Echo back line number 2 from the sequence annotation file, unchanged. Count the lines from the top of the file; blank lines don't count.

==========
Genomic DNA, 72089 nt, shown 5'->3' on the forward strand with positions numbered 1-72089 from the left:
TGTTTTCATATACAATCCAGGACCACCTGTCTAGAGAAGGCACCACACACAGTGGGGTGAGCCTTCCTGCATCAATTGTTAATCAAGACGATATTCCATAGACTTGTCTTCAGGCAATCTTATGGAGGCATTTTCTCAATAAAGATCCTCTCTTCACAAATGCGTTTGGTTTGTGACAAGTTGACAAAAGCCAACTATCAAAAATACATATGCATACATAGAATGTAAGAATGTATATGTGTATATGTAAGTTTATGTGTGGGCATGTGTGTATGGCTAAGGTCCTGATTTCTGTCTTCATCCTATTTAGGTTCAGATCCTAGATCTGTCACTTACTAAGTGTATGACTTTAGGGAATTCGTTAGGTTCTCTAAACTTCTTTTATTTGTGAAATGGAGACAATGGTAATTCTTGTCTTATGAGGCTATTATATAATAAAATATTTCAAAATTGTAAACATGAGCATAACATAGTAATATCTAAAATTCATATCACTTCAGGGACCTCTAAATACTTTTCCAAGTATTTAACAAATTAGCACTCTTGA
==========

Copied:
TGTTTTCATATACAATCCAGGACCACCTGTCTAGAGAAGGCACCACACACAGTGGGGTGAGCCTTCCTGCATCAATTGTTAATCAAGACGATATTCCATAGACTTGTCTTCAGGCAATCTTATGGAGGCATTTTCTCAATAAAGATCCTCTCTTCACAAATGCGTTTGGTTTGTGACAAGTTGACAAAAGCCAACTATCAAAAATACATATGCATACATAGAATGTAAGAATGTATATGTGTATATGTAAGTTTATGTGTGGGCATGTGTGTATGGCTAAGGTCCTGATTTCTGTCTTCATCCTATTTAGGTTCAGATCCTAGATCTGTCACTTACTAAGTGTATGACTTTAGGGAATTCGTTAGGTTCTCTAAACTTCTTTTATTTGTGAAATGGAGACAATGGTAATTCTTGTCTTATGAGGCTATTATATAATAAAATATTTCAAAATTGTAAACATGAGCATAACATAGTAATATCTAAAATTCATATCACTTCAGGGACCTCTAAATACTTTTCCAAGTATTTAACAAATTAGCACTCTTGA